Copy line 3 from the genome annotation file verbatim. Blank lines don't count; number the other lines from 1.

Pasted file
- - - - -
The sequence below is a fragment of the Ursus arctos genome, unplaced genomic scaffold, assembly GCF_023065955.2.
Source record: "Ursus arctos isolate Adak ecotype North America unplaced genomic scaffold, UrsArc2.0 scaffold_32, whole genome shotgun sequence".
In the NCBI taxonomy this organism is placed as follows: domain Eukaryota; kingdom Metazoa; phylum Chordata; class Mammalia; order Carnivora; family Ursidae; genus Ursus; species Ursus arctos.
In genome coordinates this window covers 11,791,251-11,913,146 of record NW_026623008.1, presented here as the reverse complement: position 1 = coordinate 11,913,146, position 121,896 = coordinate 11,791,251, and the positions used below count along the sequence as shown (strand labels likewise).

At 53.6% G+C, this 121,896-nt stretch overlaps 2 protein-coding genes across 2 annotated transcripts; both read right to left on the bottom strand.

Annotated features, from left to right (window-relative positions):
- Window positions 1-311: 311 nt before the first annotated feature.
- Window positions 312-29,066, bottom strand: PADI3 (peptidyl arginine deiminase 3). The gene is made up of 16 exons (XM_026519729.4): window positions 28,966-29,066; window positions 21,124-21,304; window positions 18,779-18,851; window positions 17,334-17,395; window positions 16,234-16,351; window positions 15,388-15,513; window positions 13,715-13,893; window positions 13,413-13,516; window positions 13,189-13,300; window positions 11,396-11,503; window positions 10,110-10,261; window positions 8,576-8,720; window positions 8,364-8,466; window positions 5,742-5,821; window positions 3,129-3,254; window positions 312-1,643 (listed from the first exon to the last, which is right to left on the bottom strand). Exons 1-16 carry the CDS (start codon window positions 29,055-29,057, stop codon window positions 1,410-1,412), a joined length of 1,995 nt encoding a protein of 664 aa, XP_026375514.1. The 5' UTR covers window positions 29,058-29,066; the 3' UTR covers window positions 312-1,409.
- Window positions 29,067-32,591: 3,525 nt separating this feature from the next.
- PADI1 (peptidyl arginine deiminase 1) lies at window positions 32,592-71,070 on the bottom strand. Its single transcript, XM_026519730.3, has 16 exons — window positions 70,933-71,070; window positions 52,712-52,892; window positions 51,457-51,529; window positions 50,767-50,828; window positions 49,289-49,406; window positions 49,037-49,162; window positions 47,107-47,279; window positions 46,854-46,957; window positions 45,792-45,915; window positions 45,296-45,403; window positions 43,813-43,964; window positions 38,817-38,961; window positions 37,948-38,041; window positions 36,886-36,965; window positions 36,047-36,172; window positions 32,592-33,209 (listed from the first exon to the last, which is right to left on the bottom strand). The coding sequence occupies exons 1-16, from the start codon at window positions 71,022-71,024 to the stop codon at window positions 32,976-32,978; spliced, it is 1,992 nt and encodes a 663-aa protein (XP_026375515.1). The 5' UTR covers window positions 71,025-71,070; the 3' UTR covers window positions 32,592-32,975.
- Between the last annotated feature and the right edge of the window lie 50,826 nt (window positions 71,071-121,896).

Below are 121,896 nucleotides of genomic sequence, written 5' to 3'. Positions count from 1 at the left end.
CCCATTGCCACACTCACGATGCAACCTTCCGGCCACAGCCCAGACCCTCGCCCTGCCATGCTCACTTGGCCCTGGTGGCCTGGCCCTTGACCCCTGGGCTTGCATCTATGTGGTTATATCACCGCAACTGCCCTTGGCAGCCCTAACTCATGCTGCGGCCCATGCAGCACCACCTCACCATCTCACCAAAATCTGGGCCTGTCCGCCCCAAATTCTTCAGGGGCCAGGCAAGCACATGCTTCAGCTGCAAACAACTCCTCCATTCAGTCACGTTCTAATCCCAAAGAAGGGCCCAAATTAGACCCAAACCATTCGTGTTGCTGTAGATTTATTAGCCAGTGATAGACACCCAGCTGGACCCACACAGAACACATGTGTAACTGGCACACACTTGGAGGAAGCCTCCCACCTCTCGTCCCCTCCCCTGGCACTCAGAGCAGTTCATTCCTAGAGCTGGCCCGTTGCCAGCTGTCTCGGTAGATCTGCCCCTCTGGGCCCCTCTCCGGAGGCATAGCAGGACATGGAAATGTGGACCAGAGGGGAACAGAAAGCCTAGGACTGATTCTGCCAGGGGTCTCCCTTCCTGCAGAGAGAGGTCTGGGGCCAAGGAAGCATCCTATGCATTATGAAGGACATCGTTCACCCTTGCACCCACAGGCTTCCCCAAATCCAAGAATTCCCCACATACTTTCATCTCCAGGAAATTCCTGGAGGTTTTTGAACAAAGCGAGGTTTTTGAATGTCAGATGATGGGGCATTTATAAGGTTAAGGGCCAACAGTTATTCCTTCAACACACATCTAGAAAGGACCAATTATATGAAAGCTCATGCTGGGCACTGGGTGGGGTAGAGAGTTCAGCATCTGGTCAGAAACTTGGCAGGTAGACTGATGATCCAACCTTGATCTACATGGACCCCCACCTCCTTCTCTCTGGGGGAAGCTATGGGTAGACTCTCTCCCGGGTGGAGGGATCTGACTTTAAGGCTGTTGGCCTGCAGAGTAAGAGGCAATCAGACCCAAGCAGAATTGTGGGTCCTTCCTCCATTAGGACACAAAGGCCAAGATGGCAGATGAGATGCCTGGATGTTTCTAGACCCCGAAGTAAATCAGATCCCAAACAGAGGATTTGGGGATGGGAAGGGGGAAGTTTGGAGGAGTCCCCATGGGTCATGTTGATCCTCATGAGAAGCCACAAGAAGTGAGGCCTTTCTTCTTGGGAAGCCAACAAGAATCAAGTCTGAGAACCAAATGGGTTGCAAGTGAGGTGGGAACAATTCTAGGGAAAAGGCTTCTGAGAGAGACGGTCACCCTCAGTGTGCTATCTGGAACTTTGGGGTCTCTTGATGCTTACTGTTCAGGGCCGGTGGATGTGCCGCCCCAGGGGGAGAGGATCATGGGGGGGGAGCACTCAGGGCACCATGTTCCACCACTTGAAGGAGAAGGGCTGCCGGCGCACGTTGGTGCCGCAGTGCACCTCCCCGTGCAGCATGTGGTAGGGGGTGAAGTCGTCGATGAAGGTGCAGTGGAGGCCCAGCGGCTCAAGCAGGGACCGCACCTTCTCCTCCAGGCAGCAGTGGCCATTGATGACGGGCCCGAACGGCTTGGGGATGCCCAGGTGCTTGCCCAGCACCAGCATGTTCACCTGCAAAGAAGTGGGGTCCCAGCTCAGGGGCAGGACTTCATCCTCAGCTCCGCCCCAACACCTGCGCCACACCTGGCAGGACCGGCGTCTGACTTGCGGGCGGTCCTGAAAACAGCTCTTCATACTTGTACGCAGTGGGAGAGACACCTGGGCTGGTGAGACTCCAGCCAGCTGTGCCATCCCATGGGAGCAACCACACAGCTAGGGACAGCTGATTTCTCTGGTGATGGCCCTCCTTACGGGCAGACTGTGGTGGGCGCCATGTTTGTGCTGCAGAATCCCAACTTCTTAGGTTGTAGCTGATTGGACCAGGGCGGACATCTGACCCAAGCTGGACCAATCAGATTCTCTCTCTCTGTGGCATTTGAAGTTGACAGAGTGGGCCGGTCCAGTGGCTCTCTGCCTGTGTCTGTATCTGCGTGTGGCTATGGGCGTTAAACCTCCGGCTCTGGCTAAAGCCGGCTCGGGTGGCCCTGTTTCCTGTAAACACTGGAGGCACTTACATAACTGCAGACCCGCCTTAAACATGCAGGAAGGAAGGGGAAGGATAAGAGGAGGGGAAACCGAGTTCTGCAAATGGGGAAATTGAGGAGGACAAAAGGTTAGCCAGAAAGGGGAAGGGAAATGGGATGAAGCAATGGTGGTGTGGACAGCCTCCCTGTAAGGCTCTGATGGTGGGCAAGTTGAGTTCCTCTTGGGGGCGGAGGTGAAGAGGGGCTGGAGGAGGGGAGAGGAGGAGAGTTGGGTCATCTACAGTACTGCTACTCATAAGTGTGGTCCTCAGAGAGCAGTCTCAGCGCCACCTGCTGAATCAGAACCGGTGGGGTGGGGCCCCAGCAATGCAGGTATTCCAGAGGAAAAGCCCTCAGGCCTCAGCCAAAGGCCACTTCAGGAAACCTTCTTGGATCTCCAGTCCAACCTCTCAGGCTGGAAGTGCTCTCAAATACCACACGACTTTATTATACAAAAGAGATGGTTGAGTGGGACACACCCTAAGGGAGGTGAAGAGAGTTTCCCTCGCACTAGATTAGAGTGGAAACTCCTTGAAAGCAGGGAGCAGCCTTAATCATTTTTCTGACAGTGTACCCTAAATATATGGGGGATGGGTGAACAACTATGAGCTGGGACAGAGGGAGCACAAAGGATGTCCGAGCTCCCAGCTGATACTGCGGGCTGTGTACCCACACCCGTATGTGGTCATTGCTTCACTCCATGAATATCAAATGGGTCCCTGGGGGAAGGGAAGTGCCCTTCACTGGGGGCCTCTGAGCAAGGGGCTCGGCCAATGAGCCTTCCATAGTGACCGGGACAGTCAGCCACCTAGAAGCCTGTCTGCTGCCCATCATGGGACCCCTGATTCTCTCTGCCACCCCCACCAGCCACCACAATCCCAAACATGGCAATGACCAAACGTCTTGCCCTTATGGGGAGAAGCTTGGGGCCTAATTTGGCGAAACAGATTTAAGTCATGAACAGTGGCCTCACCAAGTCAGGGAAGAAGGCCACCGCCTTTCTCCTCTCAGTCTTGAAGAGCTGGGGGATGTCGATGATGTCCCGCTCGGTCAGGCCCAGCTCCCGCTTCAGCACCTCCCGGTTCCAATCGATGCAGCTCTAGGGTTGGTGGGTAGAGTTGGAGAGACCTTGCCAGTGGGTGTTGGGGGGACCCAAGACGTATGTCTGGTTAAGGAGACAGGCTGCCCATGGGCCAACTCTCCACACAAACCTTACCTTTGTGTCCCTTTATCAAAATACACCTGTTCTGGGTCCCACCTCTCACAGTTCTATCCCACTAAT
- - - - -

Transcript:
In the NCBI taxonomy this organism is placed as follows: domain Eukaryota; kingdom Metazoa; phylum Chordata; class Mammalia; order Carnivora; family Ursidae; genus Ursus; species Ursus arctos.